The subtropical cell controls large-scale transport of heat, freshwater, carbon, nutrients and dissolved O2 in the eastern South Pacific Basin. These processes contribute to the modulation of chemical and biological conditions, as well as of the regional component of climate variability.
Models and field observations have shown that, in the context of global warming, the subtropical cell in the South Pacific could be reinforced as a response to changes in large-scale surface winds over the Tropical Pacific. Additionally, global warming is expected to directly affect the South Pacific by strengthening the productivity gradient. As temperature in the upper layers increases, ocean water stratification is reinforced, affecting the mixing of water masses and vertical diffusivity in subtropical regions, whereas stronger coastal winds could increase vertical mixing and eastern coastal upwelling.
It has been argued that transport in the Humboldt Current and coastal upwelling have increased in recent decades and that they will continue to get stronger on a decadal timescale. This will, in turn, modify the properties of subtropical cell waters and cause an increase in the physical, biochemical and ecological gradients between coastal and oceanic environments. The low O2 concentrations typical in warmer ocean waters, along with the sharper gradients between upwelling and stratified oceanic waters, will contribute to expanding waters low in O2/pH and high in pCO2, affecting biological communities and biogeochemical cycles.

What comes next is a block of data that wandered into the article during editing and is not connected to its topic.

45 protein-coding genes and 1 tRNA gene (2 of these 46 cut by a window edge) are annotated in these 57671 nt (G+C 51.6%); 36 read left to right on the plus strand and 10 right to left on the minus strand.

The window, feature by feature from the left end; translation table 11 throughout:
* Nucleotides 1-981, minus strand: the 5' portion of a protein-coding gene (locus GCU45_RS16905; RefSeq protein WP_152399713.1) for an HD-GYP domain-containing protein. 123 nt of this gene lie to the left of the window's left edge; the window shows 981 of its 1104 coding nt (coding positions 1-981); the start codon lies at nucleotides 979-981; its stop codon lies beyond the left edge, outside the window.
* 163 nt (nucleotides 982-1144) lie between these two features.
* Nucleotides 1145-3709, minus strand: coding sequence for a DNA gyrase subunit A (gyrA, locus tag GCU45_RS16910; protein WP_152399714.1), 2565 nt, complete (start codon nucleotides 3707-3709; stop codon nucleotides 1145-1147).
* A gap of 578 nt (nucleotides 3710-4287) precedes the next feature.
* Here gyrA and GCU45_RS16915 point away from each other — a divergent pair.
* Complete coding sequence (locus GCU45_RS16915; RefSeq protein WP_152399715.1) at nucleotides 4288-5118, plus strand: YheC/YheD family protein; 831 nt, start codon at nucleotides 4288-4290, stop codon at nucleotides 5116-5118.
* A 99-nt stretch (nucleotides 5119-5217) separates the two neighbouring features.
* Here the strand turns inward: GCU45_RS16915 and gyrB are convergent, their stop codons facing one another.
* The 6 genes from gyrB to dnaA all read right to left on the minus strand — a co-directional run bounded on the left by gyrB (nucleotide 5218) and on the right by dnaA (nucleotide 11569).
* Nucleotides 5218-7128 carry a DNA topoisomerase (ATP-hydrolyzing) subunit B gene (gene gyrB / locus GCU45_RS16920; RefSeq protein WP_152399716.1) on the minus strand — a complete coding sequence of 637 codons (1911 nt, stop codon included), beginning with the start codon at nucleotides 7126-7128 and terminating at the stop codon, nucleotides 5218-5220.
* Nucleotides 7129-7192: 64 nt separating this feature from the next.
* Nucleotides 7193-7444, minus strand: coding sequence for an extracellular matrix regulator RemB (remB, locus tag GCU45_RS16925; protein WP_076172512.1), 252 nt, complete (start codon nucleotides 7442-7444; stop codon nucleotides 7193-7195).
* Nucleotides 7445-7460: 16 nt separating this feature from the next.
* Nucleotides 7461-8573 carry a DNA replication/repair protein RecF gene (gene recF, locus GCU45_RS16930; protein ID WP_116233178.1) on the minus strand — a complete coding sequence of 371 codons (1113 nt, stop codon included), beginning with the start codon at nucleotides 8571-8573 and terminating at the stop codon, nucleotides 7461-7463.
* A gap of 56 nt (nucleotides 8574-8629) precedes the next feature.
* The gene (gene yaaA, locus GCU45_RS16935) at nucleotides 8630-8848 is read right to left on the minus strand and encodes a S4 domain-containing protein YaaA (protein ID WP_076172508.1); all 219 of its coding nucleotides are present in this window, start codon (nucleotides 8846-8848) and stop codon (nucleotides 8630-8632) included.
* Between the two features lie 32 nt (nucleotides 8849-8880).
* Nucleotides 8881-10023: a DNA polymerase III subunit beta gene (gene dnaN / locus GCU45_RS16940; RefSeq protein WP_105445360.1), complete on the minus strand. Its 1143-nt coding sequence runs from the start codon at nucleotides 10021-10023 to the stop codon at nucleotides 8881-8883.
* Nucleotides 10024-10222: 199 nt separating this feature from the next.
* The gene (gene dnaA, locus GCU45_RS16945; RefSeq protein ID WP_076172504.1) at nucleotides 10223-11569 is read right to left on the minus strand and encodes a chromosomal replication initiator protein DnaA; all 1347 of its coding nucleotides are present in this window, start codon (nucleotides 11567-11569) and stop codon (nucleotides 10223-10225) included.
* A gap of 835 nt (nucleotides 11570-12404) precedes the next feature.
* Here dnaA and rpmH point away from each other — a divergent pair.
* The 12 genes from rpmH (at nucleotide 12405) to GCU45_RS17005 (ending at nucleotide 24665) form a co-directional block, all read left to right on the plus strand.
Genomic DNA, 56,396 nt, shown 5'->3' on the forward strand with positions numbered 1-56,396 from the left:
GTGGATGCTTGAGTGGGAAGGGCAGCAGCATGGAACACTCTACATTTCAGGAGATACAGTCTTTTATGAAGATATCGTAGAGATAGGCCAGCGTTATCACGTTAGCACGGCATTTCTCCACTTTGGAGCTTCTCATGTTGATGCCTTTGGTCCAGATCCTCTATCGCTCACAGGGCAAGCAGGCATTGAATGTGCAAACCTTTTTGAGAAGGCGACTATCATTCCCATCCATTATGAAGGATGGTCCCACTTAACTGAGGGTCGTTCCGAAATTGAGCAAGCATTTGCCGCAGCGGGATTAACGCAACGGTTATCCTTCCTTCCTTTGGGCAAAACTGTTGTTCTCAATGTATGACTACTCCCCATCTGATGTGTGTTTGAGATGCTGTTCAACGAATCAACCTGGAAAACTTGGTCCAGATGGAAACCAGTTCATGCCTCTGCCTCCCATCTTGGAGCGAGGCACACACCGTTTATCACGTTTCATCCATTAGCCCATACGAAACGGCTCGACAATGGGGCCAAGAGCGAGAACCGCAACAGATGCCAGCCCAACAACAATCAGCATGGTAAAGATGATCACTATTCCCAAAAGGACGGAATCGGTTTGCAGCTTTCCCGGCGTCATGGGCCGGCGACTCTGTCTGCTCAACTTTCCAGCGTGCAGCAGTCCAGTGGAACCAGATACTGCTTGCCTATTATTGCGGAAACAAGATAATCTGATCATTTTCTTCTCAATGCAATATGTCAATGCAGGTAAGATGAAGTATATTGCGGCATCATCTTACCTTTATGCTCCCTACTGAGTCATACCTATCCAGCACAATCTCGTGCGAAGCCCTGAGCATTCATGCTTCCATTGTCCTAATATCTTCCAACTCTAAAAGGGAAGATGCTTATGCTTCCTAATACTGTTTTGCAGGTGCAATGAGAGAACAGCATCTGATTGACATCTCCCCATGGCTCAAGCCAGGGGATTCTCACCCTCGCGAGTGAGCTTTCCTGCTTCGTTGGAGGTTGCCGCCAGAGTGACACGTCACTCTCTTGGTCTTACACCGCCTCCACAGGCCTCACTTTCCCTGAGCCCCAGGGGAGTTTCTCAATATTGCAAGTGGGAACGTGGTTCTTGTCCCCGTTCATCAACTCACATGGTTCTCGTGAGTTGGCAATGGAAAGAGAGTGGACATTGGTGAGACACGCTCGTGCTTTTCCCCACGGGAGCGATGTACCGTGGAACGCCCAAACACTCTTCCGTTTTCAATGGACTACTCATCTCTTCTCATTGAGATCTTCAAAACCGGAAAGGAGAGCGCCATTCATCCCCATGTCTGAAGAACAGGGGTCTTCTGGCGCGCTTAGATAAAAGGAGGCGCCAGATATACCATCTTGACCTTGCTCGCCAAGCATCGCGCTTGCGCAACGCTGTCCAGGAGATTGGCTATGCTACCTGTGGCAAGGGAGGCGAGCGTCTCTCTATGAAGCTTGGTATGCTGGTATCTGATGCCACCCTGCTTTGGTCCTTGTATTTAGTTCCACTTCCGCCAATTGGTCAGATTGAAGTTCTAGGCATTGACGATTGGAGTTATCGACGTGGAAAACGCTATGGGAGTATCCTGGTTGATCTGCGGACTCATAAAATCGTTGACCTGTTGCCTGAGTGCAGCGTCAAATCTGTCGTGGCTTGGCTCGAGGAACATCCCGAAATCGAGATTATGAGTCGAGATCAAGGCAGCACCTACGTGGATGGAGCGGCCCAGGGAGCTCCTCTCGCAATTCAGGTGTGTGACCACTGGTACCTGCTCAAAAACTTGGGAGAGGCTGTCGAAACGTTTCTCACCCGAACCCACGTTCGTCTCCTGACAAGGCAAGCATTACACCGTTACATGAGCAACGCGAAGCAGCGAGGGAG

To address this issue, IMO will perform new analyses combined with advanced regional numeric models in expeditions and regular transects between the Chilean coast and the Juan Fernández Archipelago using gliders. The collected data will include temperature, salinity, O2 and other biogeochemical variables (e.g. pH, pCO2, nutrients, gases, and organic and inorganic carbon, including their isotopes: 12C, 13C, 14C, and 15N). We will also perform a high-resolution analysis of the microstructure and turbulent mixing rates, allowing us to calculate vertical salt flows, heat and relevant biogeochemical properties. This high-resolution information, together with historical data, will allow us to assess inter-annual frequency changes, as well as minor frequency changes in meridional transport and the physical and chemical properties in the thermocline and intermediate waters. This data will be used for refining models and validating their outcomes. Different simulations will produce outcomes that will be used in regional models to assess the mechanisms affecting coastal upwelling, generation of mesoscale eddies, regional circulation and modification of water masses.